I'm not the Immortal Artist. You are

Immortal Artist is dedicated to exploring all aspects of experimental art and creating new and innovative techniques which other artists can use to strengthen their own work.


The blogs creator, experimental artist Grey Cross pursues and discusses art across a wide spectrum of artistic mediums. They include painting, sculpting, body art, digital art, and photography. With an emphasis on teaching artists to utilize today's social networks to further their own art and reputations.


This blog uses the Living Blog concept, an idea created by Grey Cross

Grey Cross Studios/Immortal Artist Operations

New Orleans

Email: greyacross@aol.com

Sunday, July 12, 2015

Is This a Social Network or a Gulag? The Artists Virtual Life Destroyed

Recently I was informed through Facebook that they didn't like my name and felt I was a fraud. They demanded that I show ID in the form of license or other legal document to prove I was me or I would be kicked off their service.

Now if I had a simple name like John Jones (no offense to the John Jones out there) I can't help but wonder if I would have never received such a warning. But alas Mr. Grey Cross doesn't seem to fit their profile of a normal average citizen.

Of course, anyone who knows me, knows also how stubborn I am. I refuse to be treated like a criminal and refuse to give them any such proof of who I am. Thus an account in good standing for 7 years will be summarily wiped off the face of the earth, virtually eliminating a large portion of my virtual life.

Various suggestions came in from caring friends including forging documents and creating false names. But any system that treats its users like this does not deserve my finding a way to remain on their network.

But it leads to some deeper ethical questions that we will eventually have to face as social networking becomes a larger and larger part of our life. Those 7 years represent for me the earlier years of my career as an artist.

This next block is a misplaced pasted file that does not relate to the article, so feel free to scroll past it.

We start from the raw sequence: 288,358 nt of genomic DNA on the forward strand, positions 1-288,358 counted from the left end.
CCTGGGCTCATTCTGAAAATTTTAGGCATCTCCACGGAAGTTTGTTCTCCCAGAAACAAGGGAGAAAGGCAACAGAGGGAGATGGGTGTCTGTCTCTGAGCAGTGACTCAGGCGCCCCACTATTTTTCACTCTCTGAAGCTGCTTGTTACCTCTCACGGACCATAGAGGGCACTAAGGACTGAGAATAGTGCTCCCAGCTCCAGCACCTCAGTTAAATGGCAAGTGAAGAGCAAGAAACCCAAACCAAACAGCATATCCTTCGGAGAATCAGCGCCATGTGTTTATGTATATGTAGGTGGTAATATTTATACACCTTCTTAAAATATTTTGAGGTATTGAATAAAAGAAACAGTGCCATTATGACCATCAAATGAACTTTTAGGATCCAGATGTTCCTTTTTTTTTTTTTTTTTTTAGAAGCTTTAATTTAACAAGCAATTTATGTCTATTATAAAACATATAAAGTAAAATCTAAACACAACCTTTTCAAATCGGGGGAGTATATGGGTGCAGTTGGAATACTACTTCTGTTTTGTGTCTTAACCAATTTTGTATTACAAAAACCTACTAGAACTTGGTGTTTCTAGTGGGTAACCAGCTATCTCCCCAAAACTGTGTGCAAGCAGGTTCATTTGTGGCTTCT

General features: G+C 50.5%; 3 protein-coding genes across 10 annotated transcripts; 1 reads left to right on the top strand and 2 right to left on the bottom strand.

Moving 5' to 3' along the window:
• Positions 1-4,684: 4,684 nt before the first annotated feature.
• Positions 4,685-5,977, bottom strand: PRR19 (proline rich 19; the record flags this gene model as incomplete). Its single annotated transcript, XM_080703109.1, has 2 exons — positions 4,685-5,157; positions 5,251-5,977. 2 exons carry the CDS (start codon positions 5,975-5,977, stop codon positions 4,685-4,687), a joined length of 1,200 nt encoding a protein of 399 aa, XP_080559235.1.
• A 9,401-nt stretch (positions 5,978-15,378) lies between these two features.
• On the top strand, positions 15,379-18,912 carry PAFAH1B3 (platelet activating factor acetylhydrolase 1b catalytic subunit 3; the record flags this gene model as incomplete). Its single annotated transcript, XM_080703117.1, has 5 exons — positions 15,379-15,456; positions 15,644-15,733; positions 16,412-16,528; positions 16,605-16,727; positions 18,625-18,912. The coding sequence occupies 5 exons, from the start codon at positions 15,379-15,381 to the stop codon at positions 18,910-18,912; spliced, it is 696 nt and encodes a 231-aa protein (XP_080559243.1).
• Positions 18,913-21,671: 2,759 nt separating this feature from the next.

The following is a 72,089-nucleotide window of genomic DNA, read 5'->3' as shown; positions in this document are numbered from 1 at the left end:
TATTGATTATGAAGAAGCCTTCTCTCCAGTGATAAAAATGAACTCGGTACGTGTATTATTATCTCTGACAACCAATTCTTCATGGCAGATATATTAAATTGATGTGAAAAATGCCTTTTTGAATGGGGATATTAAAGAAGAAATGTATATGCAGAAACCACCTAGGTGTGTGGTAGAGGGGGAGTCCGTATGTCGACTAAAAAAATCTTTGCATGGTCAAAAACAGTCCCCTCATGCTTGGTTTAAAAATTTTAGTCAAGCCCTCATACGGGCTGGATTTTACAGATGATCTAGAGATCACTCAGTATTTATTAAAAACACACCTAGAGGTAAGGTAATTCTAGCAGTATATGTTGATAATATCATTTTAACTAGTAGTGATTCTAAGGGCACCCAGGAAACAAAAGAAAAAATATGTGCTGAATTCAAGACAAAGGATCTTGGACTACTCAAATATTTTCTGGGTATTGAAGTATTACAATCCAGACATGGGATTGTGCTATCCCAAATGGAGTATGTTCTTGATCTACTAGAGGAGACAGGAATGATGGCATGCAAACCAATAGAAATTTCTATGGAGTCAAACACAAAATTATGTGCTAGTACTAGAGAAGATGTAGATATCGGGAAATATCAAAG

I look at it this way. If I was a world renowned artist rather than a nobody was facing this, would it be either wise or humane to wipe away evidence of the early years of his artists life? I equate it to someone coming in and ripping up the first journals of Leonardo Da Vinci because they thought he was a Genovese instead of a Florentine and he couldn't prove it! (yeah that's a vague reference, but google it if you don't get it)

We are half virtual now. A vast part of who we were is now out there for any historian to research. As I've said before, we are more immortal now than any generation that has ever come before us. And this organization is choosing to wipe that immortality off the face of the earth.

Is there a solution? I suppose not. We also live in an age where the large corporations have sway. They cane do what they want, when they want because there is no one to tell them differently. But rules like this don't take into account the role they now play in the future history of this world. They see nothing more than the immediate profit of the next quarter without considering the greater picture of what they represent.

This saddens me in a way that I cannot really express in words because the artist in me mourns for all the others who may have the same thing happen to them because of a ridiculous rule.

Some will say "well your just being a curmudgeon and you get the service for free so follow their rules". But if we do not take a broader look at what these social networks represent in terms of documenting the history of who each of us are, then I think we lose a greater part of our own humanity.

For those that will come after this poor artist and see a gap of seven years in his life, know this. Those seven years counted for much of who I am today and who I will be tomorrow. The information contained in each of those posts include:

- my failing health to HIV and how I crawled back from near death to vitality again
- my mothers last words to me before she became sick and passed
- the first days when I fell in love with and discovered my partner in life and love Billy Martin
- the first pieces of art I created after I retired from photography
- the photos of thousands of you taken over the years

All of this lives still in the confines of my own computer and my heart but it will never ever be shared again with the world because all those memories have passed now.

Take these things into consideration Facebook when you randomly destroy a persons virtual life.

Creatively,
~THE GREY CROSS~


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